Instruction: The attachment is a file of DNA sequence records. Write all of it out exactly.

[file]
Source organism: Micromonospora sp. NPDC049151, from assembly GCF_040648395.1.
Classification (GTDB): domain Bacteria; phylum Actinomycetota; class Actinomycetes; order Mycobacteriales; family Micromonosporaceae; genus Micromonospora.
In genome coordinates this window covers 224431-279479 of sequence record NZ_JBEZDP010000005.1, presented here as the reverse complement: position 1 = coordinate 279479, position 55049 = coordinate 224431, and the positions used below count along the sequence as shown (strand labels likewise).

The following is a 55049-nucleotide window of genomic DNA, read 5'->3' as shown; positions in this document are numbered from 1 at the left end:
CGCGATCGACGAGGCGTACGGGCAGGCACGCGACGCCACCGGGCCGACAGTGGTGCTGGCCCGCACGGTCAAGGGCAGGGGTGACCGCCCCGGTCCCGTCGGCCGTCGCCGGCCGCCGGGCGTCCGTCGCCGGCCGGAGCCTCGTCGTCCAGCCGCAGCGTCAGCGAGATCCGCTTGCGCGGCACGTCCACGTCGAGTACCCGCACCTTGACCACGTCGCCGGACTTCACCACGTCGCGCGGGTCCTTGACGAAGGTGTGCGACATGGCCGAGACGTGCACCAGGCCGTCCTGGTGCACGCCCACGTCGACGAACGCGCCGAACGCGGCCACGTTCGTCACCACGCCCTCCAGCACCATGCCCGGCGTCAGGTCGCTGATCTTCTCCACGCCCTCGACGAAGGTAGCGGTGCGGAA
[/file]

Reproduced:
Source organism: Micromonospora sp. NPDC049151, from assembly GCF_040648395.1.
Classification (GTDB): domain Bacteria; phylum Actinomycetota; class Actinomycetes; order Mycobacteriales; family Micromonosporaceae; genus Micromonospora.
In genome coordinates this window covers 224431-279479 of sequence record NZ_JBEZDP010000005.1, presented here as the reverse complement: position 1 = coordinate 279479, position 55049 = coordinate 224431, and the positions used below count along the sequence as shown (strand labels likewise).

The following is a 55049-nucleotide window of genomic DNA, read 5'->3' as shown; positions in this document are numbered from 1 at the left end:
CGCGATCGACGAGGCGTACGGGCAGGCACGCGACGCCACCGGGCCGACAGTGGTGCTGGCCCGCACGGTCAAGGGCAGGGGTGACCGCCCCGGTCCCGTCGGCCGTCGCCGGCCGCCGGGCGTCCGTCGCCGGCCGGAGCCTCGTCGTCCAGCCGCAGCGTCAGCGAGATCCGCTTGCGCGGCACGTCCACGTCGAGTACCCGCACCTTGACCACGTCGCCGGACTTCACCACGTCGCGCGGGTCCTTGACGAAGGTGTGCGACATGGCCGAGACGTGCACCAGGCCGTCCTGGTGCACGCCCACGTCGACGAACGCGCCGAACGCGGCCACGTTCGTCACCACGCCCTCCAGCACCATGCCCGGCGTCAGGTCGCTGATCTTCTCCACGCCCTCGACGAAGGTAGCGGTGCGGAA